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Montrealers call for road safety changes after 7-year-old Ukrainian girl killed in hit-and-run

Young victim fled war, was hit as she walked to schools with siblings

The fatal hit-and-run that left seven-year-old Maria Legenkovska dead during her morning walk to school on Tuesday happened right in front of Nathalie Turenne’s home.

Turenne says she and many of her neighbours have always known the corner of de Rouen and Parthenais in Montreal’s Ville-Marie borough was trouble.

Cars go down a steep hill before coming to the stop sign at that intersection, located in a school zone.

“It’s very sad news but also very frustrating because we’ve been asking for changes for years. We knew that something was going to happen,” Turenne said.

“My daughter … she crossed that street every day, twice a day, for 10 years. She was the same age as that little girl when she started walking to school alone.”

On Friday morning, Turenne and dozens of other parents and children took part in a march in the midst of heavy snowfall to honour the young victim, who had recently moved to Montreal after fleeing the war in Ukraine with her mother and siblings.

The people who marched called on the city to step up road safety measures and make school zones safer. They brandished hand-painted signs that read “stop road violence.”

The march was organized by two groups, Piétons Québec and Vélorution Montréal.

The collision happened in a residential area that countless vehicles go through, given its proximity to the city’s downtown core. 

“It’s down a hill, so a lot of people don’t stop when they get to the stop sign,” Turenne said. “A lot of cars take these streets to go to the South Shore, try to take shortcuts.”

On Tuesday, Juan Manuel Becerra Garcia, a 45-year-old man from the South Shore, turned himself in to police. The Saint-Hubert resident was charged with leaving the scene of a fatal accident. He was granted bail, subject to several conditions.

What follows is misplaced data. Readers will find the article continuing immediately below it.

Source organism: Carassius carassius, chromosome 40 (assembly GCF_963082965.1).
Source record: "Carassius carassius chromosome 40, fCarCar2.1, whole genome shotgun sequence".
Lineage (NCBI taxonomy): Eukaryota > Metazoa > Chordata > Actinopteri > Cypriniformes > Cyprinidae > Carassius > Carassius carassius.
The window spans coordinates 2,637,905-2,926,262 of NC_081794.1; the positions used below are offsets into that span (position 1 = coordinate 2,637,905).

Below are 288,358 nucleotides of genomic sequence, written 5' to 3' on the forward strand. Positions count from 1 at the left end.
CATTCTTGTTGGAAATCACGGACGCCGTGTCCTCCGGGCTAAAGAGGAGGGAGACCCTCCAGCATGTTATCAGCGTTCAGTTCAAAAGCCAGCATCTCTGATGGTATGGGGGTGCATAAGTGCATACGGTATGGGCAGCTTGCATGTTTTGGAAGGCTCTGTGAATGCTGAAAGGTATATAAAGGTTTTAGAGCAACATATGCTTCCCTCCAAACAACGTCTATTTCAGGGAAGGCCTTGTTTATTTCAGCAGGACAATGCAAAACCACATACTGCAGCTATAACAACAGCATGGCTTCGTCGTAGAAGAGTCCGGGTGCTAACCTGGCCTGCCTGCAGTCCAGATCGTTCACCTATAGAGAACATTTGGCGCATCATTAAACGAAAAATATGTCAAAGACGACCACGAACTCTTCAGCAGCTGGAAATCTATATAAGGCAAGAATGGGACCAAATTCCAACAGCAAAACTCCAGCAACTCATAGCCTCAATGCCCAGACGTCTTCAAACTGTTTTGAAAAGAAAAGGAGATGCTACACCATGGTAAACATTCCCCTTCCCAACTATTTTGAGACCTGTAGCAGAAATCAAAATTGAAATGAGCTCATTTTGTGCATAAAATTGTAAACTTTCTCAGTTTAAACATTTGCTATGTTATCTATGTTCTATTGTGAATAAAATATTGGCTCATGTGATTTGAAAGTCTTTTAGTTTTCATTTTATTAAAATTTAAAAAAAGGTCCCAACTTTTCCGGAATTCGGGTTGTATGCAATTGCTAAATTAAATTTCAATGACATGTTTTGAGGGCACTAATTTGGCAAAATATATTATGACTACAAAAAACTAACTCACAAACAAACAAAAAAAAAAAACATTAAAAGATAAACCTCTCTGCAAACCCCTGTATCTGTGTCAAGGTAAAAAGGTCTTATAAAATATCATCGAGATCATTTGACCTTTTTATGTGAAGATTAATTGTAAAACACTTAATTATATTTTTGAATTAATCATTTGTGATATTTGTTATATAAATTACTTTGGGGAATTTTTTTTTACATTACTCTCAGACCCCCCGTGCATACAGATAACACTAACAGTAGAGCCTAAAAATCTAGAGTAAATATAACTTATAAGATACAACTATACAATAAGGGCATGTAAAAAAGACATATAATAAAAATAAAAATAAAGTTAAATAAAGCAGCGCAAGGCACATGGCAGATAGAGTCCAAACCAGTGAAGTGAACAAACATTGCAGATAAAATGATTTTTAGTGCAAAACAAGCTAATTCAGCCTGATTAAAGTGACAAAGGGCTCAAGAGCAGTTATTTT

‘We can’t wait for one more death’

Montreal Mayor Valérie Plante was at Friday’s march.

“It doesn’t make sense that our children are dying while going to school,” the mayor said, adding that Friday’s march sends a strong message to the city, the Quebec government and Montreal police about the need for better road safety measures.

On Thursday, the city announced that stop signs in that area would be enlarged, police patrols would be stepped up and a stretch of road near the Parthenais and de Rouen intersection would be narrowed to deter speeding.

“We need more, for sure,” said Stéphane Hamel, another neighbour.

“We need a crossing guard because it’s a dangerous [intersection] and whatever you put, a stop, a light or whatever, people will go through it.”

Sandrine Cabana-Degani, the executive director of Piétons Québec, said it’s time for the city to listen to and address the concerns of residents, who have been highlighting safety issues at countless intersections across Montreal.

“We have the power to act. We know what we have to do and we can’t wait for one more death before taking action,” she said.

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